JLR made £534 million, with the profit figure for the full 2020-21 year at £662m from revenue of £19.7 billion, before exceptional charges.
In February the company, which has its engine manufacturing centre employing more than 1,000 at the i54 north of Wolverhampton, announced its new Reimagine strategy to deliver double-digit profit margins by 2025-2026.
This involves £1.5bn of exceptional charges in the three months to the end of March and £534m of restructuring charges expected to be paid in 2021/22. After these exceptional charges, the company reported a pre-tax loss of £952m for the quarter and £861m for the full year.
Revenue was up 20.5 per cent to £6.5bn led by strong sales in China and global sales of the new Land Rover Defender.
The business has continued to recover following the onset of the Covid-19 pandemic and sales in the fourth quarter were 123,483 vehicles, up 12.4 per cent year-on-year. In China sales grew 127 per cent over the same three months last year, when the impact of Covid-19 peaked in that market. Full year retails of 439,588 vehicles were still down 13.6 per cent, although sales in China increased 23.4 per cent.
The Defender contributed significantly to retail sales, with 16,963 sold in the final quarter and 45,244 in the full year.
Adrian Mardell, JLR chief financial officer, said: “We are pleased to have been able to continue to generate improved cash flow and profitability in Q4, despite the ongoing challenges of Covid-19 on both retailers and the supply chain."
JLR is currently facing supply chain issues, in particular for semi-conductors, which are impacting production plans for the first quarter of the current financial year. The company is working closely with affected suppliers to resolve the issues and minimise the effect on customers.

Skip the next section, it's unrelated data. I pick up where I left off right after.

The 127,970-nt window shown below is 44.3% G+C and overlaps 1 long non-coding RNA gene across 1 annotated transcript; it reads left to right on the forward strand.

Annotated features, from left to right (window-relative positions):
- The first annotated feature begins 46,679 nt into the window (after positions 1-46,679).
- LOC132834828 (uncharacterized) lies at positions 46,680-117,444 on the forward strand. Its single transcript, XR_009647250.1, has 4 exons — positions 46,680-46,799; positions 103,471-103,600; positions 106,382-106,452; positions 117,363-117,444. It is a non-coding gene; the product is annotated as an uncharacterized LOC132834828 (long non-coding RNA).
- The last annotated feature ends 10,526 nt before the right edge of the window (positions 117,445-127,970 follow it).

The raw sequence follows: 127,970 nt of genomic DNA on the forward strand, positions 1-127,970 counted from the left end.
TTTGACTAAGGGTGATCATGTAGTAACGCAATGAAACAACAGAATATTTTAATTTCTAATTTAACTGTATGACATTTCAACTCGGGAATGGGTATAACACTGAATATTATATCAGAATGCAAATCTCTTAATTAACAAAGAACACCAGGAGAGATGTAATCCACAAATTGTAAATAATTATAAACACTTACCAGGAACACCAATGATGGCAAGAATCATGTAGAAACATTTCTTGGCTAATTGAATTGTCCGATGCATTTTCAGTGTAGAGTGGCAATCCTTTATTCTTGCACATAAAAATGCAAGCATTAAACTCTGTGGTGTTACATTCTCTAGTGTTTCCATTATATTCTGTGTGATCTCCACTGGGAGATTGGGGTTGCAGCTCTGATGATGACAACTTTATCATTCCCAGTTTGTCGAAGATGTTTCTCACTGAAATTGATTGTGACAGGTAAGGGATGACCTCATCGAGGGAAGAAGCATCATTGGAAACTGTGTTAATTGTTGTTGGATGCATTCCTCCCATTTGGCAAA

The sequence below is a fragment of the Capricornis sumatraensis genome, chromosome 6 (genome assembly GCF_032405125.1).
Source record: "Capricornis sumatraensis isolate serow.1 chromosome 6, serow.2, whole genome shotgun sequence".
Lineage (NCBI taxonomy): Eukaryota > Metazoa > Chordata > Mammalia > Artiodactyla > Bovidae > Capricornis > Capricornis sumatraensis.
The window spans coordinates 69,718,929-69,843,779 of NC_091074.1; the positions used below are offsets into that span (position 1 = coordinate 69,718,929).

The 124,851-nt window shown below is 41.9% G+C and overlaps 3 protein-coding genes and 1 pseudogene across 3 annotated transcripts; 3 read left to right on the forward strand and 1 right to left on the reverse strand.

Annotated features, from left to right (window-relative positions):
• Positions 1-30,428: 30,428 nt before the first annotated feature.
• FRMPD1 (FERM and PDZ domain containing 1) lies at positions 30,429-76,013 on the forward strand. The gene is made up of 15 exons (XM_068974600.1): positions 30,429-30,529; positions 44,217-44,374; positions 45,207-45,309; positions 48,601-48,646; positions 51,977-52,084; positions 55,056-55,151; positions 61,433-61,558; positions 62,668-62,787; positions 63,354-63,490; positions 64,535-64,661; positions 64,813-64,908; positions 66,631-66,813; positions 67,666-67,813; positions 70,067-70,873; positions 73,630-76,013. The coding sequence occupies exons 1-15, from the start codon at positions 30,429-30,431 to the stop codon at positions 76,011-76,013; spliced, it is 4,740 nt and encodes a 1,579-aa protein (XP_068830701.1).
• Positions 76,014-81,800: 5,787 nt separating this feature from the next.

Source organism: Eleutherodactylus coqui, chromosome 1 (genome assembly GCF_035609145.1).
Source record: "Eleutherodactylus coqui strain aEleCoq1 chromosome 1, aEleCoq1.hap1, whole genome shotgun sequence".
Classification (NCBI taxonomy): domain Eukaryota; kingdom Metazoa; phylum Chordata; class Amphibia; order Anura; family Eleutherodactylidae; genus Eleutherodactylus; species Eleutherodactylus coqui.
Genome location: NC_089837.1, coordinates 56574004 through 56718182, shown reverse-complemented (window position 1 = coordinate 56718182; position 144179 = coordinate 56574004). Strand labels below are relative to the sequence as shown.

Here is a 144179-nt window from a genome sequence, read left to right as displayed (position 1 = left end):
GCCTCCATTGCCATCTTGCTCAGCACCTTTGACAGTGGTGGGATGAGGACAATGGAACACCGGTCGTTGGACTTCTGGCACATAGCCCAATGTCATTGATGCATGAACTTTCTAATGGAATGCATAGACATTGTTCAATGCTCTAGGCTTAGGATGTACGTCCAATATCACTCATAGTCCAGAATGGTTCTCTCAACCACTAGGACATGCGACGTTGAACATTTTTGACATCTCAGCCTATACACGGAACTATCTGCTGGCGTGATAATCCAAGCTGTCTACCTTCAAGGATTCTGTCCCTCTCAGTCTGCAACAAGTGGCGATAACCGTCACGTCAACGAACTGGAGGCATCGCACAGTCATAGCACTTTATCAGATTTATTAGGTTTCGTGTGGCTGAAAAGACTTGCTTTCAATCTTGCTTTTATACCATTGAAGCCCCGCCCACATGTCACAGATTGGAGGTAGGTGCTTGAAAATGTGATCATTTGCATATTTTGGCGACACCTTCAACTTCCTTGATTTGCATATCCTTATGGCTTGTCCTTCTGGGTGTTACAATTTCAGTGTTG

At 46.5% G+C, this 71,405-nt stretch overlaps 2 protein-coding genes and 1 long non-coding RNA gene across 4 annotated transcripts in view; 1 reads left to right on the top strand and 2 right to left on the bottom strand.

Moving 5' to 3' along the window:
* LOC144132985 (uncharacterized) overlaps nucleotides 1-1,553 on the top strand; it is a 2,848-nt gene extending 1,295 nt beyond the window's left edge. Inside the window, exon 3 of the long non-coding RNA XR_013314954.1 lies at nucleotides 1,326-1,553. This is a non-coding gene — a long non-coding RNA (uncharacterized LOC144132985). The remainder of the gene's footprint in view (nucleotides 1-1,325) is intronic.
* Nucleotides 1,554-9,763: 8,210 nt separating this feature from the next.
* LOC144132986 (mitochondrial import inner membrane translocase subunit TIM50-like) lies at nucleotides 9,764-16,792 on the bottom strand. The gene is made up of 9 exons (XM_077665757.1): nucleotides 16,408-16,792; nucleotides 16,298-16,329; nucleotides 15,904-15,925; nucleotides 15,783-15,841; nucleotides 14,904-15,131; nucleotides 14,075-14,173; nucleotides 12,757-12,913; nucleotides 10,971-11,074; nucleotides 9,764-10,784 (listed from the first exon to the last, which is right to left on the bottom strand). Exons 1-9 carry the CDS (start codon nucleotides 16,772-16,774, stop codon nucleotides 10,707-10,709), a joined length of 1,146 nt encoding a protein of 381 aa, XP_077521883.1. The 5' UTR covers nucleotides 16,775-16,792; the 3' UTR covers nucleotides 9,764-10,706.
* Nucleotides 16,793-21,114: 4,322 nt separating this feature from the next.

For 2021/22, JLR expects sales to continue to recover.
Chief executive Thierry Bollore said: “In my first set of full-year results as CEO of Jaguar Land Rover, I have been encouraged by the company’s resilience and strong recovery during a uniquely challenging year.
"Despite the pandemic, this year has also seen significant positive change culminating in February with the launch of our Reimagine strategy focused on reimagining our iconic British brands for a future of modern luxury by design.
“Our strategy is ambitious and it will make us more agile, efficient and sustainable.
"Although it is still early days, we have made significant progress in implementing it. This has reaffirmed my confidence that we have the right strategy, the right people and the right product-plans to deliver against our targets. Jaguar Land Rover is well placed to emerge from the pandemic as a stronger and more resilient company that is able to navigate and capitalise on the opportunities ahead.”